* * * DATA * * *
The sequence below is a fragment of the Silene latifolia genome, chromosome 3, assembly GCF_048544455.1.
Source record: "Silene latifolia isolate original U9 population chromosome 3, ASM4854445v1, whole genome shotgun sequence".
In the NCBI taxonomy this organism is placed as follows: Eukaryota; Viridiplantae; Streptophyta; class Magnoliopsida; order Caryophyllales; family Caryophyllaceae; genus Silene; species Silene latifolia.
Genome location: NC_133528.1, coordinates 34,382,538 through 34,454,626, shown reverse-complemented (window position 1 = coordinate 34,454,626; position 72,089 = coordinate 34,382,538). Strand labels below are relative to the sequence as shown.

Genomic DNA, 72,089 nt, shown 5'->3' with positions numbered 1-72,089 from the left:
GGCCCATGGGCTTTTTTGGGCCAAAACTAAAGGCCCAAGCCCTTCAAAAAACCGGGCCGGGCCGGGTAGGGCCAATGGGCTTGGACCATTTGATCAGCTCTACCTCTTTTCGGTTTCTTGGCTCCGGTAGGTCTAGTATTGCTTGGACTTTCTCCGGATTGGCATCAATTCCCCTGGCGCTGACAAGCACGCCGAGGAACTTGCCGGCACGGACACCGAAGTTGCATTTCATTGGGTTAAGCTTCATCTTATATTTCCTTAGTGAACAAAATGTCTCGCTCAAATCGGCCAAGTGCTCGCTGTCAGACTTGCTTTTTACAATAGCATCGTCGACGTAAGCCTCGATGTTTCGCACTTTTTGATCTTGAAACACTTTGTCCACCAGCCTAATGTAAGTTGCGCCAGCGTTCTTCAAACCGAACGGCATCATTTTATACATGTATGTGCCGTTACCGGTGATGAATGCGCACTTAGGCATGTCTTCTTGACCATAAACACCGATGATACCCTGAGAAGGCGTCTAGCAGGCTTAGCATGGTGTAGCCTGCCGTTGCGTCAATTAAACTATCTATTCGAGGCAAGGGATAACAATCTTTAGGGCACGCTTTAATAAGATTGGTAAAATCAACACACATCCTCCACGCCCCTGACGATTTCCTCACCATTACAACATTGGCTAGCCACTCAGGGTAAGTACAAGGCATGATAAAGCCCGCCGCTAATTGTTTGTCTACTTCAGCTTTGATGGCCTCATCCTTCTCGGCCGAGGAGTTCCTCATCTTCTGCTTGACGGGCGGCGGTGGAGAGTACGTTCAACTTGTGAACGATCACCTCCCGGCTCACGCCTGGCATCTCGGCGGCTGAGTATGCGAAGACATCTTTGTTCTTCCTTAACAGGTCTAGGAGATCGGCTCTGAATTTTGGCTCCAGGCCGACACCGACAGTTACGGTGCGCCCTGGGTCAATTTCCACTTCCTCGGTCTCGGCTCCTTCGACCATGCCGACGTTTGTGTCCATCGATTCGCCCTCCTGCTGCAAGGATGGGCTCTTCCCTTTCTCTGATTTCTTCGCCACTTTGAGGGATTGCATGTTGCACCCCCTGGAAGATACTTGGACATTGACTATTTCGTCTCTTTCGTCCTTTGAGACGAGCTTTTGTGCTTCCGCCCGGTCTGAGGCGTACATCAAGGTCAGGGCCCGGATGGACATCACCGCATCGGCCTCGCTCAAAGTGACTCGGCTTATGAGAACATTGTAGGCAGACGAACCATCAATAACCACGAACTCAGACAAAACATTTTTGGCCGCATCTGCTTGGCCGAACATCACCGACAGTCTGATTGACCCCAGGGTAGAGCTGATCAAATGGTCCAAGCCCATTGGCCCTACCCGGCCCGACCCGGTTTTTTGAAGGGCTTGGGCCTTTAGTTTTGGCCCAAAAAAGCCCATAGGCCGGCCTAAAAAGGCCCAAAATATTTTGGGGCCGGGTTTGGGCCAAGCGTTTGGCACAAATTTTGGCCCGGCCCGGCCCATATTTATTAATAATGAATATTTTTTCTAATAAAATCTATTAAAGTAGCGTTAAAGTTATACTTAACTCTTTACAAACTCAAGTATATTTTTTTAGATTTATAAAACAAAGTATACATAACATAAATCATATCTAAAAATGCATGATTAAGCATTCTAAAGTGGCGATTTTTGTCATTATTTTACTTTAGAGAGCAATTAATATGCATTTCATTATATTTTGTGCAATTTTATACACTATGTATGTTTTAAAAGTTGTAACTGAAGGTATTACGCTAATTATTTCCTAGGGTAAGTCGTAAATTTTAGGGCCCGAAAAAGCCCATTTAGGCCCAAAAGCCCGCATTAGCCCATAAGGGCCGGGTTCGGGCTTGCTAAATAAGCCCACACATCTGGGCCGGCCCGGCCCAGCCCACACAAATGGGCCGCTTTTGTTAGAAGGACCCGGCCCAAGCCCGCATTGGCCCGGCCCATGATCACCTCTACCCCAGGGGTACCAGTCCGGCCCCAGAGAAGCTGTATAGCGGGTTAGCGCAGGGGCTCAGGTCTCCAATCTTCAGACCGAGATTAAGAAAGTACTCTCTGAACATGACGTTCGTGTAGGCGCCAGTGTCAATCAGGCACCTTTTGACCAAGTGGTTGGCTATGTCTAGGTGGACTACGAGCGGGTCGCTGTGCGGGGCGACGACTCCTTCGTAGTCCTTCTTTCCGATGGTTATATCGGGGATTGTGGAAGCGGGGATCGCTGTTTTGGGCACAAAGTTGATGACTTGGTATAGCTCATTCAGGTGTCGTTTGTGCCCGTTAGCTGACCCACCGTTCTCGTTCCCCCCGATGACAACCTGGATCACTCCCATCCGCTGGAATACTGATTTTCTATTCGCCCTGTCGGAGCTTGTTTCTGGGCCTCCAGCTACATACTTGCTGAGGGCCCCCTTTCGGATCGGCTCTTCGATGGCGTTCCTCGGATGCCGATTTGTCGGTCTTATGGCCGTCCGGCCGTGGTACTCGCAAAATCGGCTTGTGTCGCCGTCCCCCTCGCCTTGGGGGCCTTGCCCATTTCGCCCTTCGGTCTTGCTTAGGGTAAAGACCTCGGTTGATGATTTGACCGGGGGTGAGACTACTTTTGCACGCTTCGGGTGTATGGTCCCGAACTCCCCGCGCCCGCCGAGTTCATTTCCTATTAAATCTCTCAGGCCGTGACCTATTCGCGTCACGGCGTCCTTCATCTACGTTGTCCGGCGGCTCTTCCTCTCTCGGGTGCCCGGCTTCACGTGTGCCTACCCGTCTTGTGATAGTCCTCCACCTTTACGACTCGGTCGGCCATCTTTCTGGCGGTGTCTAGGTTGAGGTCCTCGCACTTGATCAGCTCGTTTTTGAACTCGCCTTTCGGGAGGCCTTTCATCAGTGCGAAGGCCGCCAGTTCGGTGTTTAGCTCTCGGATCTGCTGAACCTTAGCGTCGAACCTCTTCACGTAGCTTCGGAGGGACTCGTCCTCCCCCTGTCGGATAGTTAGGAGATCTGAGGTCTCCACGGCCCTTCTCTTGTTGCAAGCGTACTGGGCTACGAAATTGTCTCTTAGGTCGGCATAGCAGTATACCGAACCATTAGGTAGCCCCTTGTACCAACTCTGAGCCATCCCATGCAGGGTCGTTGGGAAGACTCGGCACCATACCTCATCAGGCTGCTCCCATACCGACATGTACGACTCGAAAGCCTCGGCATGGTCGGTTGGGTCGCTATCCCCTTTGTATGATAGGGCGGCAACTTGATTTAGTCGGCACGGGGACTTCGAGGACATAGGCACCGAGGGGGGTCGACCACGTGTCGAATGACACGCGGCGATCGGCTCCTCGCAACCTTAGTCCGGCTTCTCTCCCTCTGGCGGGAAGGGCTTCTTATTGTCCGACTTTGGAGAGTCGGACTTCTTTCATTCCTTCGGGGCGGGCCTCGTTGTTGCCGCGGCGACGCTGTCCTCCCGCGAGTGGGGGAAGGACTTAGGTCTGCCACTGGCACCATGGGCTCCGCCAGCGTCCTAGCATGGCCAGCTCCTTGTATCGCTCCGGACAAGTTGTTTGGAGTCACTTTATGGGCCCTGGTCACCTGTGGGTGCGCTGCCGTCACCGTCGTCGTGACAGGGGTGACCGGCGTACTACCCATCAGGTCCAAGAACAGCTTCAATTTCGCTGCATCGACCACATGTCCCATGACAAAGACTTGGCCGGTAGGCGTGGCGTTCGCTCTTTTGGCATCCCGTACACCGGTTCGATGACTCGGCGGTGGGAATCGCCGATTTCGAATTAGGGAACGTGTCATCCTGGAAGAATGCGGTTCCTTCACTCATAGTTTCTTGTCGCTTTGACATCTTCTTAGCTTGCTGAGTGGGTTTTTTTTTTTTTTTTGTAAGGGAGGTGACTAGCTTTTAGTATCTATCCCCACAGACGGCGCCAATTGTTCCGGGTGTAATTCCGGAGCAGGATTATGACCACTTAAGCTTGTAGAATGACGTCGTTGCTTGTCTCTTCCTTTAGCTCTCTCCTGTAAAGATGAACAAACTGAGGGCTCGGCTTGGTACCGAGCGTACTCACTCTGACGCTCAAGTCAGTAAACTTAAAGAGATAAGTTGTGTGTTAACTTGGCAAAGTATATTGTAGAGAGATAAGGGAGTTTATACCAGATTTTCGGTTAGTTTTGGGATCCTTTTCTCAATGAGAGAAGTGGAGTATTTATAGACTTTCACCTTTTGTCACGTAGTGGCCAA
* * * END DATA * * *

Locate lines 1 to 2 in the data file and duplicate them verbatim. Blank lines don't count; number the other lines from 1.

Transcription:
The sequence below is a fragment of the Silene latifolia genome, chromosome 3, assembly GCF_048544455.1.
Source record: "Silene latifolia isolate original U9 population chromosome 3, ASM4854445v1, whole genome shotgun sequence".